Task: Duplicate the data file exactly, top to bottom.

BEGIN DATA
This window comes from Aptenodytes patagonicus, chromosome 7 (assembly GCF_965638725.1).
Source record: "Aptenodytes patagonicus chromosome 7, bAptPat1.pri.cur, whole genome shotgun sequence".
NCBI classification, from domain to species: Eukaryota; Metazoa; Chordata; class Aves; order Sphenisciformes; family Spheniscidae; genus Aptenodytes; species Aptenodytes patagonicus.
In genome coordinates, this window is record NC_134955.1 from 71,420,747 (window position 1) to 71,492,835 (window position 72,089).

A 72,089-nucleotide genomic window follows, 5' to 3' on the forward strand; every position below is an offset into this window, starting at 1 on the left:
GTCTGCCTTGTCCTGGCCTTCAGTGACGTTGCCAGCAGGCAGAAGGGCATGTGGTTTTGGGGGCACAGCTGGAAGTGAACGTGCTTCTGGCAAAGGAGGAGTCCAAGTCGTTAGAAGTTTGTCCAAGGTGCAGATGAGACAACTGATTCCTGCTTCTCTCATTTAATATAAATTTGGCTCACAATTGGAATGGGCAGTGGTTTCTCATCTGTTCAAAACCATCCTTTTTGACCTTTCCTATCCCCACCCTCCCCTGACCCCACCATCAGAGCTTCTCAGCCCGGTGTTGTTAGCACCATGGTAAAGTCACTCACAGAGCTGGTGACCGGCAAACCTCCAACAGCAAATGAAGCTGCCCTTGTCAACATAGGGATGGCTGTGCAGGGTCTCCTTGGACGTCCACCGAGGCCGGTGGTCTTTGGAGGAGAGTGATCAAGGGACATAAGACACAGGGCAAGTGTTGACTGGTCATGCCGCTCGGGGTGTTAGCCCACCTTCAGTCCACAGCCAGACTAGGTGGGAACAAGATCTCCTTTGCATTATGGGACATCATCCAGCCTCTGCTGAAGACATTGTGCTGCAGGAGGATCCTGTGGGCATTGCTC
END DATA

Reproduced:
This window comes from Aptenodytes patagonicus, chromosome 7 (assembly GCF_965638725.1).
Source record: "Aptenodytes patagonicus chromosome 7, bAptPat1.pri.cur, whole genome shotgun sequence".
NCBI classification, from domain to species: Eukaryota; Metazoa; Chordata; class Aves; order Sphenisciformes; family Spheniscidae; genus Aptenodytes; species Aptenodytes patagonicus.
In genome coordinates, this window is record NC_134955.1 from 71,420,747 (window position 1) to 71,492,835 (window position 72,089).

A 72,089-nucleotide genomic window follows, 5' to 3' on the forward strand; every position below is an offset into this window, starting at 1 on the left:
GTCTGCCTTGTCCTGGCCTTCAGTGACGTTGCCAGCAGGCAGAAGGGCATGTGGTTTTGGGGGCACAGCTGGAAGTGAACGTGCTTCTGGCAAAGGAGGAGTCCAAGTCGTTAGAAGTTTGTCCAAGGTGCAGATGAGACAACTGATTCCTGCTTCTCTCATTTAATATAAATTTGGCTCACAATTGGAATGGGCAGTGGTTTCTCATCTGTTCAAAACCATCCTTTTTGACCTTTCCTATCCCCACCCTCCCCTGACCCCACCATCAGAGCTTCTCAGCCCGGTGTTGTTAGCACCATGGTAAAGTCACTCACAGAGCTGGTGACCGGCAAACCTCCAACAGCAAATGAAGCTGCCCTTGTCAACATAGGGATGGCTGTGCAGGGTCTCCTTGGACGTCCACCGAGGCCGGTGGTCTTTGGAGGAGAGTGATCAAGGGACATAAGACACAGGGCAAGTGTTGACTGGTCATGCCGCTCGGGGTGTTAGCCCACCTTCAGTCCACAGCCAGACTAGGTGGGAACAAGATCTCCTTTGCATTATGGGACATCATCCAGCCTCTGCTGAAGACATTGTGCTGCAGGAGGATCCTGTGGGCATTGCTC